The World Health Organization is now including burnout as an official medical diagnosis.
Burnout is characterized by:
- energy depletion and exhaustion
- decreased mental engagement in your career
- feelings of negativity or cynicism towards your career
- reduced professional efficacy
Most of the professional people I work with find it difficult to relate to conversations and questions about burnout. This is often because their job by its nature, their level of responsibility, the depth of their engagement and the pressure on their brain and body are inherently high and often uncomfortable.
So what does burnout look for a dedicated professional? Let’s dive deeper.
Energy depletion and exhaustion can look like this.
- Skipping your workout because you are too tired.
- Avoiding social engagements or feeling resentful about having to go engagements that you previously looked forward to.
- Difficulty being present for friends and family, such as thinking about work when you should be engaged in a meaningful conversation.
- Needing that second or third coffee in a day to be able to drive through the workload.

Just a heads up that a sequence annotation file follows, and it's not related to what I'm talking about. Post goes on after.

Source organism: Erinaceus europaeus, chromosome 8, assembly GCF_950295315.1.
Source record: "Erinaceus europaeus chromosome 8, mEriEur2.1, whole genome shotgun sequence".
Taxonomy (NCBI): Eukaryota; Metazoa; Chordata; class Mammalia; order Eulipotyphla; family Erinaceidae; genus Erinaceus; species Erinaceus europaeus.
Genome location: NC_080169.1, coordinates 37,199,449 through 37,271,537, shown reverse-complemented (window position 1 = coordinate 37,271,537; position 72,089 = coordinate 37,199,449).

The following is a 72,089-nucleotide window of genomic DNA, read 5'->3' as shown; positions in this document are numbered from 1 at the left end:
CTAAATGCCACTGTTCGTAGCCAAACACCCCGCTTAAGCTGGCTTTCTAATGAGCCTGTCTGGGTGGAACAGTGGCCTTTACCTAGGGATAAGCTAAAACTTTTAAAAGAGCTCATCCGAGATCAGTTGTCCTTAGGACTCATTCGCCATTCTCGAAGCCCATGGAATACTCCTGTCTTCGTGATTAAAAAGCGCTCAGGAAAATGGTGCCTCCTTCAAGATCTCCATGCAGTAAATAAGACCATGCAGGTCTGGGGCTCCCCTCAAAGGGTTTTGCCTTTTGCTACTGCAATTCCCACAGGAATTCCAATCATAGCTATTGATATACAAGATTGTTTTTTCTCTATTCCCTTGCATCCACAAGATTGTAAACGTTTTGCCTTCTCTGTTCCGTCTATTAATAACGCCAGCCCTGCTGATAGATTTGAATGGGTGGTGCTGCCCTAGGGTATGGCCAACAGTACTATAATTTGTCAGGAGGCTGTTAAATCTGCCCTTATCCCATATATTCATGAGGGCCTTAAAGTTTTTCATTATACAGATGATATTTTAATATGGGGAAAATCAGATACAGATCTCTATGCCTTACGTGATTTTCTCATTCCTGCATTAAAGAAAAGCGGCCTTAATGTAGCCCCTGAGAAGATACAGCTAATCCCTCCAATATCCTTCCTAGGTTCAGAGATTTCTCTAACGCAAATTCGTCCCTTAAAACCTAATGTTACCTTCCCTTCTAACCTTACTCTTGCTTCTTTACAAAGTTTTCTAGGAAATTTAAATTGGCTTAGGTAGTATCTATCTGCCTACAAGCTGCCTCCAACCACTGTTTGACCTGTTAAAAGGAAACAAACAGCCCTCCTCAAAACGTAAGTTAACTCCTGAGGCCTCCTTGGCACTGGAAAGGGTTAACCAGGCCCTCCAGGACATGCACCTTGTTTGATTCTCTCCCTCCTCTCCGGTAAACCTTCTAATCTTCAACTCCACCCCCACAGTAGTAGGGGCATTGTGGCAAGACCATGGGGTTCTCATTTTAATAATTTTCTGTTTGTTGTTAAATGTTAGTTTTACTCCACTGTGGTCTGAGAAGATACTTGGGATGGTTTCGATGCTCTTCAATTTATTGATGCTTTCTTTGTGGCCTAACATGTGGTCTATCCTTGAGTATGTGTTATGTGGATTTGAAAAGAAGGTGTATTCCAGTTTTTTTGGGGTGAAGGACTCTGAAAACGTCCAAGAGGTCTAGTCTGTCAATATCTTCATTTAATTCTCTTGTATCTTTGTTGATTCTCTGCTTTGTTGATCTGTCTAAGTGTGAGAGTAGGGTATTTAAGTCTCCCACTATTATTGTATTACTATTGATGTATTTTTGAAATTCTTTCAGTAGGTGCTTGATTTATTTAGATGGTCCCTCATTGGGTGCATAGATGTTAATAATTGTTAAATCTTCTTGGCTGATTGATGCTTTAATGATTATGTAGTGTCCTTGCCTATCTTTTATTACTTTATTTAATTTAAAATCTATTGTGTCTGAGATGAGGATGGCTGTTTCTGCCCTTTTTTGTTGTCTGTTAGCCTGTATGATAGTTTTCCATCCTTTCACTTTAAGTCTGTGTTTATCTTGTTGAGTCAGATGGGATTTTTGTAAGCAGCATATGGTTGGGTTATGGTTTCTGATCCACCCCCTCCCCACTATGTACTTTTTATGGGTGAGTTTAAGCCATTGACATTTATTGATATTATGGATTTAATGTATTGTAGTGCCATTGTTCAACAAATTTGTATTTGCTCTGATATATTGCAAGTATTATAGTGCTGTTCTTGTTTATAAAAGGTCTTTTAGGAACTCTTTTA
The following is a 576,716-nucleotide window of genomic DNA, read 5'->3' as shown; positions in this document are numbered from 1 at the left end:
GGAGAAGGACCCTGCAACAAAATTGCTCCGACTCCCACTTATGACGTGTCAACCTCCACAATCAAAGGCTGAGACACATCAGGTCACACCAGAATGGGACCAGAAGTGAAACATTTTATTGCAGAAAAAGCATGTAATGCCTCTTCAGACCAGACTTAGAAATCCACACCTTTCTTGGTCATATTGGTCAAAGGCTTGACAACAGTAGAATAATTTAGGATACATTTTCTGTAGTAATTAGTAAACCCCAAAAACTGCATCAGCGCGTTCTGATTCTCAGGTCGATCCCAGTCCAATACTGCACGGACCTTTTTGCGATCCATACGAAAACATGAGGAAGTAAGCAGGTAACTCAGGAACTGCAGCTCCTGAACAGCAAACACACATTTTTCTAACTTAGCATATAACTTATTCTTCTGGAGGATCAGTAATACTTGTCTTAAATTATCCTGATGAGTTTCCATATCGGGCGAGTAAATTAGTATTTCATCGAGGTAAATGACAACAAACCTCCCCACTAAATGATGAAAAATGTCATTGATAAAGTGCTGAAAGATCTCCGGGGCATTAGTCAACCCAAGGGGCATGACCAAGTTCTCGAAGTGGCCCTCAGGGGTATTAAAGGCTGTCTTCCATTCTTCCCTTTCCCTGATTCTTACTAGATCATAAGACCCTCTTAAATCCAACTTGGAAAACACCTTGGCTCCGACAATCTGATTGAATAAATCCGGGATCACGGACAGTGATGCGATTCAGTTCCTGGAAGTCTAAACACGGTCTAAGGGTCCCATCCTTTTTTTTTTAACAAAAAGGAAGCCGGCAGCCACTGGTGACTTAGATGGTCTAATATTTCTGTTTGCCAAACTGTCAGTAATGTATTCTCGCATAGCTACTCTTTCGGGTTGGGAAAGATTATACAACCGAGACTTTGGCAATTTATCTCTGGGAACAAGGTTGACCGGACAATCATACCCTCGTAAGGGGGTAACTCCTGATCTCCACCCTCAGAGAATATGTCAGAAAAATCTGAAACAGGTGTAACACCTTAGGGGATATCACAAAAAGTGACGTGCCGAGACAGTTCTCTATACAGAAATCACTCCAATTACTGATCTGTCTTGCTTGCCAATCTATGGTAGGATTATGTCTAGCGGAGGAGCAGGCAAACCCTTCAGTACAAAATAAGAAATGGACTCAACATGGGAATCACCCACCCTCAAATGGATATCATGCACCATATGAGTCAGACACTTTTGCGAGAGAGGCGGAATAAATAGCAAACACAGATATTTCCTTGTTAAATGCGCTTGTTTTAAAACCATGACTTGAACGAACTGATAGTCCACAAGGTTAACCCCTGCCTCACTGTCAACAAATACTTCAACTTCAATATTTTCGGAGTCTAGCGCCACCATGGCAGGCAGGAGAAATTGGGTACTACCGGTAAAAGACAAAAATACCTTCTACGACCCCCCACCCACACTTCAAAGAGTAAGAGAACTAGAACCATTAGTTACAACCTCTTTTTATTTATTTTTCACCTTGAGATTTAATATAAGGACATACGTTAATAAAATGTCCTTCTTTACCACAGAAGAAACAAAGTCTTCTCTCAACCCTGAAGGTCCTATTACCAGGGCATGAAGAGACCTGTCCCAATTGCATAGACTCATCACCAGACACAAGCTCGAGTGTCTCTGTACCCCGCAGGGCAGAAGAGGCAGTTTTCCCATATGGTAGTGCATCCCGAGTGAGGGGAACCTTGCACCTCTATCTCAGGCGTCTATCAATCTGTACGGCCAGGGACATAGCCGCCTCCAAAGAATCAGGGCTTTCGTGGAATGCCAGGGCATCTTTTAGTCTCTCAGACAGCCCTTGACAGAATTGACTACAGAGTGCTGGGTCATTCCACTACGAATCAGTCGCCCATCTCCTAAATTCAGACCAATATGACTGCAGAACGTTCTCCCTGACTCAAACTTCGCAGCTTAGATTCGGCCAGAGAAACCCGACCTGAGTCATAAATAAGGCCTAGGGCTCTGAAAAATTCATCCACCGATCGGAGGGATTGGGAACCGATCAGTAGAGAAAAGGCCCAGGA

Decreased mental engagement in your career can look like this
This can be difficult to spot for the committed executive. We know how ambitious and engaged you are. It often manifests first as being more reactive and less proactive with your leadership.
Look for things like:
- Using loaded or personal language in your emails when you should be leading with thoughtful information and strategy.
- Sending reactive messages to your team as a strategy for “keeping up” when in fact that strategy may be further stressing your team and slowing them down.
- Feeling like you always need to drop “one ball” to juggle all the balls you have in the air.
- Feeling like you do not have a choice in how you approach your work and feeling more like a machine that just needs to churn it out.
Feelings of negativity or cynicism towards your career can look like this
- Feeling resentful about how much you are being compensated for “your sacrifices” as opposed to leading a negotiation for your work product value.
- Constantly comparing your compensation with others that you are working with, and building negativity towards your team, colleagues or partners. As opposed to feeling gratitude for what you are building and looking for opportunities to grow your wealth and the collective wealth of your community.